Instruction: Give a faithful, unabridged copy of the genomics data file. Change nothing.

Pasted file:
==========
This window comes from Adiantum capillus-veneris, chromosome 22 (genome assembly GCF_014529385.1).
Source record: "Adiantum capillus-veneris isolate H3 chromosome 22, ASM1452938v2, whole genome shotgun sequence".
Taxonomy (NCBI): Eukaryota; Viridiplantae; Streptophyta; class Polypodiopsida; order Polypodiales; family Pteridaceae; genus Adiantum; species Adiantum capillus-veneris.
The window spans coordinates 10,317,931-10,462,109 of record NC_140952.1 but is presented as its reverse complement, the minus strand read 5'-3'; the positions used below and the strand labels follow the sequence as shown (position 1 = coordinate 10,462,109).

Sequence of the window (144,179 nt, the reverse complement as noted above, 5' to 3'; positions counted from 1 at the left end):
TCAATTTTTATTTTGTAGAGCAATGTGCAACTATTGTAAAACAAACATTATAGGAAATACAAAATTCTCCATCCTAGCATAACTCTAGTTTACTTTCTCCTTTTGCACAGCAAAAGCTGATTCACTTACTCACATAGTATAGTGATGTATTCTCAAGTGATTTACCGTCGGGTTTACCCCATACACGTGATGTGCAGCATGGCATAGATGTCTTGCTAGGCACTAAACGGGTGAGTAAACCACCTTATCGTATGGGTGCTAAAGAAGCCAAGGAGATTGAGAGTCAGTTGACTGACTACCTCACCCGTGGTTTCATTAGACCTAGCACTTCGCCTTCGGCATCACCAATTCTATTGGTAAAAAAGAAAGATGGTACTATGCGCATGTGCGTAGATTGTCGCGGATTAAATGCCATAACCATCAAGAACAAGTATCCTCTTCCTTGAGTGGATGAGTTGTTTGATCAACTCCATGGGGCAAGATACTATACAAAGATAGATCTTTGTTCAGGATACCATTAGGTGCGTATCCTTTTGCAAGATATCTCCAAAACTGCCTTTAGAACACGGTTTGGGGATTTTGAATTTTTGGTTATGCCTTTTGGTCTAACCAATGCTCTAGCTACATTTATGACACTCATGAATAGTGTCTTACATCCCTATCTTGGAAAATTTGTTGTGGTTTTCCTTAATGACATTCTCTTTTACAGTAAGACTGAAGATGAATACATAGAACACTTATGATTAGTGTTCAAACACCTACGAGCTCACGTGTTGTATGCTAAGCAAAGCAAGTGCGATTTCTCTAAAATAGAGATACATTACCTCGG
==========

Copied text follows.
This window comes from Adiantum capillus-veneris, chromosome 22 (genome assembly GCF_014529385.1).
Source record: "Adiantum capillus-veneris isolate H3 chromosome 22, ASM1452938v2, whole genome shotgun sequence".
Taxonomy (NCBI): Eukaryota; Viridiplantae; Streptophyta; class Polypodiopsida; order Polypodiales; family Pteridaceae; genus Adiantum; species Adiantum capillus-veneris.
The window spans coordinates 10,317,931-10,462,109 of record NC_140952.1 but is presented as its reverse complement, the minus strand read 5'-3'; the positions used below and the strand labels follow the sequence as shown (position 1 = coordinate 10,462,109).

Sequence of the window (144,179 nt, the reverse complement as noted above, 5' to 3'; positions counted from 1 at the left end):
TCAATTTTTATTTTGTAGAGCAATGTGCAACTATTGTAAAACAAACATTATAGGAAATACAAAATTCTCCATCCTAGCATAACTCTAGTTTACTTTCTCCTTTTGCACAGCAAAAGCTGATTCACTTACTCACATAGTATAGTGATGTATTCTCAAGTGATTTACCGTCGGGTTTACCCCATACACGTGATGTGCAGCATGGCATAGATGTCTTGCTAGGCACTAAACGGGTGAGTAAACCACCTTATCGTATGGGTGCTAAAGAAGCCAAGGAGATTGAGAGTCAGTTGACTGACTACCTCACCCGTGGTTTCATTAGACCTAGCACTTCGCCTTCGGCATCACCAATTCTATTGGTAAAAAAGAAAGATGGTACTATGCGCATGTGCGTAGATTGTCGCGGATTAAATGCCATAACCATCAAGAACAAGTATCCTCTTCCTTGAGTGGATGAGTTGTTTGATCAACTCCATGGGGCAAGATACTATACAAAGATAGATCTTTGTTCAGGATACCATTAGGTGCGTATCCTTTTGCAAGATATCTCCAAAACTGCCTTTAGAACACGGTTTGGGGATTTTGAATTTTTGGTTATGCCTTTTGGTCTAACCAATGCTCTAGCTACATTTATGACACTCATGAATAGTGTCTTACATCCCTATCTTGGAAAATTTGTTGTGGTTTTCCTTAATGACATTCTCTTTTACAGTAAGACTGAAGATGAATACATAGAACACTTATGATTAGTGTTCAAACACCTACGAGCTCACGTGTTGTATGCTAAGCAAAGCAAGTGCGATTTCTCTAAAATAGAGATACATTACCTCGG